Indexed on: 23 Mar '10Published on: 23 Mar '10Published in: The Journal of clinical endocrinology and metabolism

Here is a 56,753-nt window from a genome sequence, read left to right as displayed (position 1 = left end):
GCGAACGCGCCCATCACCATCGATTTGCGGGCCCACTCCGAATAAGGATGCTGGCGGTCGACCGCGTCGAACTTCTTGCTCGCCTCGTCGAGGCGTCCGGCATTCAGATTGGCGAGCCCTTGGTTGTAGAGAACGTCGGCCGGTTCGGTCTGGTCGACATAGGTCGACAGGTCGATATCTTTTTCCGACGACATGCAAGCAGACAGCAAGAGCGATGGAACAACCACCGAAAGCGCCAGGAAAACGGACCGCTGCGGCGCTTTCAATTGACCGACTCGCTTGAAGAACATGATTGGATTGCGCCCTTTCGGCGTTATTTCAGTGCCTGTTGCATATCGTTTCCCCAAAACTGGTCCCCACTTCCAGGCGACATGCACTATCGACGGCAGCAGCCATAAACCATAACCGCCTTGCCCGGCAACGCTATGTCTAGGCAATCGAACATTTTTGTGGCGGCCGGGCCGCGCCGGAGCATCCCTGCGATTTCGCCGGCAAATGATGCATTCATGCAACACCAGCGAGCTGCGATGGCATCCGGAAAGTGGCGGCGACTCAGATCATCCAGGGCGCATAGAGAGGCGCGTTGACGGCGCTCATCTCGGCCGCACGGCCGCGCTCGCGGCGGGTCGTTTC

There are limited published data characterizing severe hypoglycemia complicating type 2 diabetes.The objective of the study was to determine the incidence and predictors of severe hypoglycemia in community-dwelling type 2 patients.This was a longitudinal observational cohort study.This was a community-based study.There were 616 patients (mean age 67.0 yr, 52.3% males, median diabetes duration 7.7 yr) assessed in 1998 and followed up to the end of June 2006.Severe hypoglycemia defined as that requiring ambulance attendance, emergency department services, and/or hospitalization. Cox proportional hazards modeling was used to determine predictors of first episode, and Poisson, negative binomial, zero-inflated Poisson, and zero-inflated negative binomial regression models identified predictors of frequency.Fifty-two (8.4%) experienced 66 episodes during 3953 patient-years (incidence 1.7 per 100 patient-years). Those experiencing severe hypoglycemia had one to four episodes. Significant independent predictors of time to first episode were duration of insulin treatment, estimated glomerular filtration rate less than 60 ml/min per 1.73 m(2), peripheral neuropathy, education beyond primary level, and past severe hypoglycemia. The zero-inflated negative binomial provided the best model of severe hypoglycemia frequency. Lower fasting serum glucose and higher glycosylated hemoglobin were significantly associated with frequency, whereas patients at minimal risk of repeated severe hypoglycemia were unlikely to use insulin or to have short-duration insulin treatment, to have renal impairment or peripheral neuropathy, or to be educated beyond primary level.Duration of insulin treatment was confirmed as an independent risk factor for severe hypoglycemia. The novel association with educational attainment suggests knowledge-driven intensive glycemic self-management. The positive relationship between frequency and glycosylated hemoglobin may identify patients with unstable glycemic control.